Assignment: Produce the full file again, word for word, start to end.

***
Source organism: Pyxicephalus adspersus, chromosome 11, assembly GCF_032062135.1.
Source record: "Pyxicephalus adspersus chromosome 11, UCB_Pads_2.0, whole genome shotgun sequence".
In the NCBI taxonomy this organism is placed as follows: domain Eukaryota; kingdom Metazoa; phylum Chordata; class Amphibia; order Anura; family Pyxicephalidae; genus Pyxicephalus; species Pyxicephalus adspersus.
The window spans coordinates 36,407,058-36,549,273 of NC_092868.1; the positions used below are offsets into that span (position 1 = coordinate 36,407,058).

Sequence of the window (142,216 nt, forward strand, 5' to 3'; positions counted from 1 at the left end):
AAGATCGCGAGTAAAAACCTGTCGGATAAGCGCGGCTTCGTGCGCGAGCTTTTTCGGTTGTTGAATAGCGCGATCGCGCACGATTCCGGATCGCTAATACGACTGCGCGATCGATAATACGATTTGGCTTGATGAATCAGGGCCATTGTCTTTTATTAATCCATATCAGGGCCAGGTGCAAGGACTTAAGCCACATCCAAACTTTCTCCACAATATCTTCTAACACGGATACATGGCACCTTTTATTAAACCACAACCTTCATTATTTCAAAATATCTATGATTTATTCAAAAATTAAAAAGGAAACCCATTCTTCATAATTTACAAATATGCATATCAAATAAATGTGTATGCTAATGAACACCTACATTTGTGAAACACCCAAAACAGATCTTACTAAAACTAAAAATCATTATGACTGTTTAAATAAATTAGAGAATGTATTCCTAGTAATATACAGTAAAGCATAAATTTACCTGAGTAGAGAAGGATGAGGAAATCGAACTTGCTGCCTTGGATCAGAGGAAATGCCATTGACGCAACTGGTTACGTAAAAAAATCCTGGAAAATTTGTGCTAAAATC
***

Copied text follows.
Source organism: Pyxicephalus adspersus, chromosome 11, assembly GCF_032062135.1.
Source record: "Pyxicephalus adspersus chromosome 11, UCB_Pads_2.0, whole genome shotgun sequence".
In the NCBI taxonomy this organism is placed as follows: domain Eukaryota; kingdom Metazoa; phylum Chordata; class Amphibia; order Anura; family Pyxicephalidae; genus Pyxicephalus; species Pyxicephalus adspersus.
The window spans coordinates 36,407,058-36,549,273 of NC_092868.1; the positions used below are offsets into that span (position 1 = coordinate 36,407,058).

Sequence of the window (142,216 nt, forward strand, 5' to 3'; positions counted from 1 at the left end):
AAGATCGCGAGTAAAAACCTGTCGGATAAGCGCGGCTTCGTGCGCGAGCTTTTTCGGTTGTTGAATAGCGCGATCGCGCACGATTCCGGATCGCTAATACGACTGCGCGATCGATAATACGATTTGGCTTGATGAATCAGGGCCATTGTCTTTTATTAATCCATATCAGGGCCAGGTGCAAGGACTTAAGCCACATCCAAACTTTCTCCACAATATCTTCTAACACGGATACATGGCACCTTTTATTAAACCACAACCTTCATTATTTCAAAATATCTATGATTTATTCAAAAATTAAAAAGGAAACCCATTCTTCATAATTTACAAATATGCATATCAAATAAATGTGTATGCTAATGAACACCTACATTTGTGAAACACCCAAAACAGATCTTACTAAAACTAAAAATCATTATGACTGTTTAAATAAATTAGAGAATGTATTCCTAGTAATATACAGTAAAGCATAAATTTACCTGAGTAGAGAAGGATGAGGAAATCGAACTTGCTGCCTTGGATCAGAGGAAATGCCATTGACGCAACTGGTTACGTAAAAAAATCCTGGAAAATTTGTGCTAAAATC